I have recently move to Penn State University as an Associate professor of Computer Science and Engineering, Biology, and the Huck Institute of Life Sciences. Stay tuned for my new website and contact information (current email: dmk333@psu.edu).
I am a mathematical biologist interested in developing mathematically sound approaches to the analysis of high-throughput DNA sequencing data. To do this, I utilize and develop techniques from the fields of probability, compressed sensing, and optimization. I am particularly interested in developing methods to analyze genomic and metagenomic data.
Use the quick links to the right to access information such as my CV, or the links at the top of the page to access a list of publications, my Github repository, etc.
I define a new notion of "randomness" (called topological pressure) suitable for use on sequences of symbols (words) of finite length. I show that this can be used to distinguish between biologically interesting sequences in the human genome.
We introduce an extremely fast, light-weight, "big data" algorithm to quickly answer the question of "which bacteria are present?" in a given sample of DNA. The method is based on the theory of compressed sensing and aims to find the simplest explanation for the data in terms of known information.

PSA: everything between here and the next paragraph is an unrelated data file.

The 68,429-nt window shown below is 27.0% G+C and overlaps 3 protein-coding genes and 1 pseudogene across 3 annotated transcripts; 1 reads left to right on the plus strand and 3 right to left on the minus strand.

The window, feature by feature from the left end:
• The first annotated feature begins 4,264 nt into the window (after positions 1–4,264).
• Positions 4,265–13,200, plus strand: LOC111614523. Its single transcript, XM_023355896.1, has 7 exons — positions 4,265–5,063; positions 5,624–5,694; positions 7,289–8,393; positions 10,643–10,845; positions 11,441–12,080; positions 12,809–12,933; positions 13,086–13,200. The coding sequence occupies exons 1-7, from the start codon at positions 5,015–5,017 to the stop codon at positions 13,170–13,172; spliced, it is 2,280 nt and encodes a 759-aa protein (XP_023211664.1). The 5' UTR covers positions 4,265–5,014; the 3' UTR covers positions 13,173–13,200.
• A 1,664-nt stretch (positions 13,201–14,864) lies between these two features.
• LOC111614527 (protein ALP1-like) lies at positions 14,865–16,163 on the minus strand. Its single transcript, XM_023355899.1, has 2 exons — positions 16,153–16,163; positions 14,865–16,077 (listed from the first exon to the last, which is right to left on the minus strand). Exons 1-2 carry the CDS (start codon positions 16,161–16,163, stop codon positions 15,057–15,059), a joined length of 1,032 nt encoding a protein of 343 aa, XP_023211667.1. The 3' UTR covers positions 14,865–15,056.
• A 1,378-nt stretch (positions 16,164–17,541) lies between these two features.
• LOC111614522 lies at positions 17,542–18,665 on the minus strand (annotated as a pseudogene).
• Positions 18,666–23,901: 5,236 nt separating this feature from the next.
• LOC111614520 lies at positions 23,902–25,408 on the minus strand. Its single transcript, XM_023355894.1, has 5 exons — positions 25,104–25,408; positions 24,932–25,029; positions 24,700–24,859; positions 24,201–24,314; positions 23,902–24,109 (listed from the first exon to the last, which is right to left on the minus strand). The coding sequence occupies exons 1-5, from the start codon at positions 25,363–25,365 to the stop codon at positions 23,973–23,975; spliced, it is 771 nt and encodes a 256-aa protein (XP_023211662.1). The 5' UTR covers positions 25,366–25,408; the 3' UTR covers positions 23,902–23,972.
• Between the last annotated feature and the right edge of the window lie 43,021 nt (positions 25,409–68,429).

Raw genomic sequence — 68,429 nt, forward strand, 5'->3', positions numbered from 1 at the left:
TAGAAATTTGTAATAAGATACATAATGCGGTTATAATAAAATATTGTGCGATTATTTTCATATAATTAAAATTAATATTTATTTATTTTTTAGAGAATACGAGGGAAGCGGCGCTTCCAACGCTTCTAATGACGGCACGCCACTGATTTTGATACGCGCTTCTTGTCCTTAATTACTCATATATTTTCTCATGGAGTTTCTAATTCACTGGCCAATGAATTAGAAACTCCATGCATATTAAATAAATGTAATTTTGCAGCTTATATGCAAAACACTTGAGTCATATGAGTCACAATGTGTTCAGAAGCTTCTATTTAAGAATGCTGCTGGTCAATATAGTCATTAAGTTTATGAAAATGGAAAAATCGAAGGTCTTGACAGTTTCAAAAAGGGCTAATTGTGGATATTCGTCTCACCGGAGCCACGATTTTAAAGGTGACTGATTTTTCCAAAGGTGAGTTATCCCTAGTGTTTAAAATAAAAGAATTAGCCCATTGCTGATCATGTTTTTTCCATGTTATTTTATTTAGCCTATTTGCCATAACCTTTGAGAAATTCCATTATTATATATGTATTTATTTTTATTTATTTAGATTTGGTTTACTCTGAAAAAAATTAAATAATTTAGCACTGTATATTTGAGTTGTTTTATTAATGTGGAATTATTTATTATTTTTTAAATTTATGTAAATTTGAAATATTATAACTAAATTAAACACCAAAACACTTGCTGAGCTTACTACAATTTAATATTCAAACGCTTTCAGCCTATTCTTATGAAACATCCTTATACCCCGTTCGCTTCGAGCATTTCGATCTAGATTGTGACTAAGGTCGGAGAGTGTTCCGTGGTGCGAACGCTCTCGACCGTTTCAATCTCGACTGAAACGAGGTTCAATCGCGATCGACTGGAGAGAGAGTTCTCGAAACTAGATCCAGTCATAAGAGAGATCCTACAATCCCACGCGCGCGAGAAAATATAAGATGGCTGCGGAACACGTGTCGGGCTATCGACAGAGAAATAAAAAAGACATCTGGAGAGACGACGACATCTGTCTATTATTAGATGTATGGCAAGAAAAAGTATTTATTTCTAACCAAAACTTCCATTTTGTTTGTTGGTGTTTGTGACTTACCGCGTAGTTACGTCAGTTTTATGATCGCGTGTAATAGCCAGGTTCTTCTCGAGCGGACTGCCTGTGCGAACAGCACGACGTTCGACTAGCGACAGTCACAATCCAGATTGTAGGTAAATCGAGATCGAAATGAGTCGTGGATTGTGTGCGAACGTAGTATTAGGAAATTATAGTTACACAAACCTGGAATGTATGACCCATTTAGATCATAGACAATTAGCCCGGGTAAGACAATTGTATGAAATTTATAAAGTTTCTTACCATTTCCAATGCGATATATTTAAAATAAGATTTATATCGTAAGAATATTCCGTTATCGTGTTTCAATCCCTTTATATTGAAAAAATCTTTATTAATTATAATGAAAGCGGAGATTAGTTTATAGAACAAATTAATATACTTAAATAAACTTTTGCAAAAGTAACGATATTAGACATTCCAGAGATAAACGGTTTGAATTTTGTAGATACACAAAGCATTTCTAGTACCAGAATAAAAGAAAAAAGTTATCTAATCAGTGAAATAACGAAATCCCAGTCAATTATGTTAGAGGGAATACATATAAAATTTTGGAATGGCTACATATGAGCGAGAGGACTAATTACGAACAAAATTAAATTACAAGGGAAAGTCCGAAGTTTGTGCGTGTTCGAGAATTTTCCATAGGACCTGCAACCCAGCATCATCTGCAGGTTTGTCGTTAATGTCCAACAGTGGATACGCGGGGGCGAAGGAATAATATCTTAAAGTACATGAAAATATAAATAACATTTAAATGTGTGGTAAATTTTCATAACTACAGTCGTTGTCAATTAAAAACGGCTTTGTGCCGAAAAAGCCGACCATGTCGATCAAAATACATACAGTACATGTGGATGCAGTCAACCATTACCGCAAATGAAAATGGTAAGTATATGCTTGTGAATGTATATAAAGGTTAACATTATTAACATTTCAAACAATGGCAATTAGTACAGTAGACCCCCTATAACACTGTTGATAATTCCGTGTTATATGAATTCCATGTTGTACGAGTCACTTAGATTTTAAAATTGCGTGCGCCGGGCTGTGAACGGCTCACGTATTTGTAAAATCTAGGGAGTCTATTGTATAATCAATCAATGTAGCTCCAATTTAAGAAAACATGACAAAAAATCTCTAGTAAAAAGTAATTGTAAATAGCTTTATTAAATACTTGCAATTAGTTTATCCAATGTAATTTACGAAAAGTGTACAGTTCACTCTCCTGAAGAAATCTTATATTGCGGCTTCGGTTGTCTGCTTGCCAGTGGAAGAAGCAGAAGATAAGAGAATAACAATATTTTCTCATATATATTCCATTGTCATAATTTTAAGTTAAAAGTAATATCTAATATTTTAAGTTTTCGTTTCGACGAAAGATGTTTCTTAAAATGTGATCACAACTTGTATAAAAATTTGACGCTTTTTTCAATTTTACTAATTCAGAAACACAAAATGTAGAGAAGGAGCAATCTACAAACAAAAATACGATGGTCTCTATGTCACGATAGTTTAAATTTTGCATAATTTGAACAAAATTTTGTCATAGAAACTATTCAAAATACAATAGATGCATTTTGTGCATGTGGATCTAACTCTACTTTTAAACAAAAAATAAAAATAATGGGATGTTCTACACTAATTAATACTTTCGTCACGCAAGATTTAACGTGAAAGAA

We demonstrate that a concept of "weighted information content" (known as topological pressure, from the ergodic theory literature) can be used to facilitate the analysis of genomic data (in particular, find areas of a genome that have many genes in them). This is a conceptual extension to topological entropy approach presented earlier.
In this paper, we improve both the accuracy and speed of the Quikr approach to classifying a given set of metagenomic DNA sequences (16S rRNA). This is accomplished by increasing the number of "feature vectors" we use for each training genome, and by modifying the Lawson-Hanson algorithm for non-negative least squares.
This is a course that I created back in 2014 (that continues to run, typically in the Fall and Spring) to introduce students to Mathematica, Matlab, and LaTeX. In the future, I will be incorporating modules on Python and/or Julia.